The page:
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Posted on March 2, 2017 | 2:07 p.m.

Lester R. Ford Jr. of Santa Barbara, 1927-2017

Source: Ilisa Kim

Lester R. Ford Jr.

Lester “Les” Randolph Ford, Jr., PhD, passed away on Feb. 26, 2017, at age 89.

He was born Sept. 23, 1927, in Houston, Texas, to Lester R. Ford, Sr., and Marguerite Eleanor Ford (nee John).

He was preceded in death by his sister, Margaret Houston Olson; and is survived by his wife of 49 years, Naoma Gower Ford (nee Gower); his nine children from his first wife, Janet Johnson (nee Lux): Diana Tashjian, Barbara Daniels, Pamela Ruggiero, Andrea Crebassa, Randy Ford, Melinda DiMartino, Ilisa Kim, Fred Ford, and Ken Ford, along with their spouses and their many children and grandchildren.

Les is descended from the Sam Houston family of Texas fame. He turned down offers from Harvard University and Oberlin College and Conservatory before accepting a full scholarship to the University of Chicago, where he earned a bachelor of philosophy degree (1949) and a master's in physical science in mathematics degree (1950).

He went on to earn a doctorate in mathematics from the University of Illinois, now known as UI at Urbana-Champaign (1953). He was also a member of Phi Beta Kappa and the Mathematics Society.  

Les served in the U.S. Army as a private after World War II, taught at Duke University in North Carolina, and did research for the Rand Corporation for several years in different locations across the country before finally settling at Defense Research Corporation, which later became General Research Corporation, in Goleta, California.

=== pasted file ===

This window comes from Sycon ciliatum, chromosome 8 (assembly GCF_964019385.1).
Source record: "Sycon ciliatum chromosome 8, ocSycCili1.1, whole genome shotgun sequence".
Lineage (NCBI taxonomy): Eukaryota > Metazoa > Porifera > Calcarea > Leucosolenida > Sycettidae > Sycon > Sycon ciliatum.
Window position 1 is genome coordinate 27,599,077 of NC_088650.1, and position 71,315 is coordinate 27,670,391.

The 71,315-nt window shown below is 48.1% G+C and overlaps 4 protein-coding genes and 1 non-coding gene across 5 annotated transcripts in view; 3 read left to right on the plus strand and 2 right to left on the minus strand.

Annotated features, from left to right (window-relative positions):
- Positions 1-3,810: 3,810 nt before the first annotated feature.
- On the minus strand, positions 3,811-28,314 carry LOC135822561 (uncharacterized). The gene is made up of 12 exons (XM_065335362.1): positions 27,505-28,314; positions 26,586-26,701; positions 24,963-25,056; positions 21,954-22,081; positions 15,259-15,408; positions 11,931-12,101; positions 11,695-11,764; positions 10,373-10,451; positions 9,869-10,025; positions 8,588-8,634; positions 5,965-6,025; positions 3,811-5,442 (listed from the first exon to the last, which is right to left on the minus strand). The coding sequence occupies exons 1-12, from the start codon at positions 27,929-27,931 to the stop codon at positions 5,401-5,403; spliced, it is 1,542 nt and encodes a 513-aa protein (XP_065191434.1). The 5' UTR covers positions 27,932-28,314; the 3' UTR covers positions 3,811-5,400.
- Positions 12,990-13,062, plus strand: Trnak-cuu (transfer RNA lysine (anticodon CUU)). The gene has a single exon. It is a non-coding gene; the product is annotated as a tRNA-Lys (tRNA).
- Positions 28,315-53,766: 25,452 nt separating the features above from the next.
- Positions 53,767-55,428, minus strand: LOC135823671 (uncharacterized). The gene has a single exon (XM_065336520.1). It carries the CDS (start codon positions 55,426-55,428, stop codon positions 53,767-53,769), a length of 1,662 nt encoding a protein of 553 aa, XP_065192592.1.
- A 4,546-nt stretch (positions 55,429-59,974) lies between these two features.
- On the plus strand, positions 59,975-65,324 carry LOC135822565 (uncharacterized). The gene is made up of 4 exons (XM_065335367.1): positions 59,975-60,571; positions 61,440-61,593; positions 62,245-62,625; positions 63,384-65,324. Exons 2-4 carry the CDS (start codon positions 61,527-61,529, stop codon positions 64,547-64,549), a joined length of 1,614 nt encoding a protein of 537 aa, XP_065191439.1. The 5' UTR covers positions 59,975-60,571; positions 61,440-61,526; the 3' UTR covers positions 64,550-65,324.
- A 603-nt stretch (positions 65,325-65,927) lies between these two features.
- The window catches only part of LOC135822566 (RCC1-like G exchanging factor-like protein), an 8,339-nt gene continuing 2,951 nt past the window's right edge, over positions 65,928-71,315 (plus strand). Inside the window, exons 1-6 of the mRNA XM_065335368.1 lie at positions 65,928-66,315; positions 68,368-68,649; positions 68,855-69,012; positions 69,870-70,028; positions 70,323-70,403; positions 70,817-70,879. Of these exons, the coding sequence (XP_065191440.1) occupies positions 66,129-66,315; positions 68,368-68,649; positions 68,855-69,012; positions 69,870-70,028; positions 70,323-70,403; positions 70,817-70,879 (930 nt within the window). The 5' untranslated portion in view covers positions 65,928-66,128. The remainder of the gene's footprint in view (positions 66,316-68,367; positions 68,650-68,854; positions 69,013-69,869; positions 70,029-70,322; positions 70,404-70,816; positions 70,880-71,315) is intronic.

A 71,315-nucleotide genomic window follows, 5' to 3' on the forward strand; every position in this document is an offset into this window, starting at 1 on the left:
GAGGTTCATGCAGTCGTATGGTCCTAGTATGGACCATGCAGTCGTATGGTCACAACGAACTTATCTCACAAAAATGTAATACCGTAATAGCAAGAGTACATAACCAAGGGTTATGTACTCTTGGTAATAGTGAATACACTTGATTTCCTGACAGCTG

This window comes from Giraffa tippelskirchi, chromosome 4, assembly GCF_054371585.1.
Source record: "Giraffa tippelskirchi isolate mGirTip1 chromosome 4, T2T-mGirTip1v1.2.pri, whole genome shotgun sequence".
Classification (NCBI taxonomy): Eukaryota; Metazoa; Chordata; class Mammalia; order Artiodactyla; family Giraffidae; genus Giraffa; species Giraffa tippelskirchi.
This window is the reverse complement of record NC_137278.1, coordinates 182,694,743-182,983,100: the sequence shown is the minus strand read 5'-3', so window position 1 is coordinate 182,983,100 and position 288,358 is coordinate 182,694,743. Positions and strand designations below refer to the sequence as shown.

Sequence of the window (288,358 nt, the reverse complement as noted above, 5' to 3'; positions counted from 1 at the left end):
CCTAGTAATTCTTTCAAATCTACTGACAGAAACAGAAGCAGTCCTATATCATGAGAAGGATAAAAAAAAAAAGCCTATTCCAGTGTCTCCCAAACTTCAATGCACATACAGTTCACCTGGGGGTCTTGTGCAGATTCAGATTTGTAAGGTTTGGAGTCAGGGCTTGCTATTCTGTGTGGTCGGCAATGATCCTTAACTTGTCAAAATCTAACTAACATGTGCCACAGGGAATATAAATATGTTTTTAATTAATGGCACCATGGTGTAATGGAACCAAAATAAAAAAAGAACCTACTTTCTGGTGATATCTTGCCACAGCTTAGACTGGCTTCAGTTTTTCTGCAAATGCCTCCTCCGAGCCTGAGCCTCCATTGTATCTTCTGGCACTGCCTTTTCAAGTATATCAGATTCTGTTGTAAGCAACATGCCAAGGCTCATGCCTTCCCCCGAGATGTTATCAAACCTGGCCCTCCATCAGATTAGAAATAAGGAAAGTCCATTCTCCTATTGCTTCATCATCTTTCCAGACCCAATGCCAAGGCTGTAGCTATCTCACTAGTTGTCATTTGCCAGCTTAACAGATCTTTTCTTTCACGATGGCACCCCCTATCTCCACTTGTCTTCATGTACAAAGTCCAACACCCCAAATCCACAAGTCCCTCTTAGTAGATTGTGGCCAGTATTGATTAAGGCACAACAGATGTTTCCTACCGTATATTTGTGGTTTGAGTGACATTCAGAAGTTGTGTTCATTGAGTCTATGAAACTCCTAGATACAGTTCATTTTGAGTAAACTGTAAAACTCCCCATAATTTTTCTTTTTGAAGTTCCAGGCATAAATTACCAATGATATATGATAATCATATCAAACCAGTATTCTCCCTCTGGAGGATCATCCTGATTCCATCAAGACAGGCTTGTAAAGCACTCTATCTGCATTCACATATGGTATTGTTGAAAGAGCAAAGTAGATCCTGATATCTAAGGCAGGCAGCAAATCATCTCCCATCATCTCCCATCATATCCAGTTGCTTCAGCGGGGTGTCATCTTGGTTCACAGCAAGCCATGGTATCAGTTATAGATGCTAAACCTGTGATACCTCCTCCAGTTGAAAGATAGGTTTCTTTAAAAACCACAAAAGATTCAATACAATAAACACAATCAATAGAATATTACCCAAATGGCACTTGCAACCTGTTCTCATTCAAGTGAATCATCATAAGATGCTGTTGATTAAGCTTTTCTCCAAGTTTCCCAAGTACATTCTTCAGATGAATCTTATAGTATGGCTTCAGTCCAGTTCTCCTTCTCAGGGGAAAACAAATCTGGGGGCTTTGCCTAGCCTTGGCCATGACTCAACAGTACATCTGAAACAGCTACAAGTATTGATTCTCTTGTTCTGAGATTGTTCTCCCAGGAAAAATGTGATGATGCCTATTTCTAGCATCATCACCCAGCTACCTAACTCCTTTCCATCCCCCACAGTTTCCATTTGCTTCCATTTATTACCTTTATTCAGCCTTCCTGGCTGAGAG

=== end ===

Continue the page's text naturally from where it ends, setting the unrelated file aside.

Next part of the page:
At GRC, he was one of the first computer scientists, working his way up over more than 40 years to senior scientist.

Until his retirement at age 80, his work focus was creating computer simulations.

Lester R. Ford, Sr., Les’ father, was also a mathematician, and the two of them wrote a calculus book together. Les also collaborated with others to produce numerous books and papers, many of which are still referenced in current research.

“Twinkly blue eyes” and “lovely smile” are the two most common attributes remembered by Les’s friends. He had a wry sense of humor and appreciated silly jokes, off-color jokes, and shaggy dog stories.

He had never met a dessert he didn’t like, and one of his favorite dessert experiences was eating pie on Pi Day.

Ancient history and ancient books were another love; he happily trolled used book stores, picking up musty tomes (much to his wife’s dismay). He had a passion for classical music, and he and his wife were season ticket holders at the symphony for many years.

Les was an accomplished musician in his own right, playing the piano and flute as a young man, and continuing to play piano the rest of his life. He was also known as a virtuoso whistler, and he whistled while he thought about problems at work, while he tackled projects at home, and just for fun.

Barbecuing was another specialty, and besides all the home dinners he cooked for his family, he also served as the Master ZooBQ Chef for the Santa Barbara Zoo.

He was a life-long chess player, and successfully held his own against many an opponent at ping pong and duplicate bridge.

All of these passions were shared with his family.

He and his wife adopted a succession of cats and dogs, creating a second family, and Naoma encouraged him to travel, which he came to love. They traveled all over the world, missing only Russia and China from their wish list.

A celebration of his life will take place on April 8, 2017, at 2 p.m. at the Valle Verde theater, 900 Calle de Los Amigos, Santa Barbara, California  93105.

In lieu of flowers, the family prefers donations to Direct Relief, www.directrelief.org, or to a charity of your choice.

 

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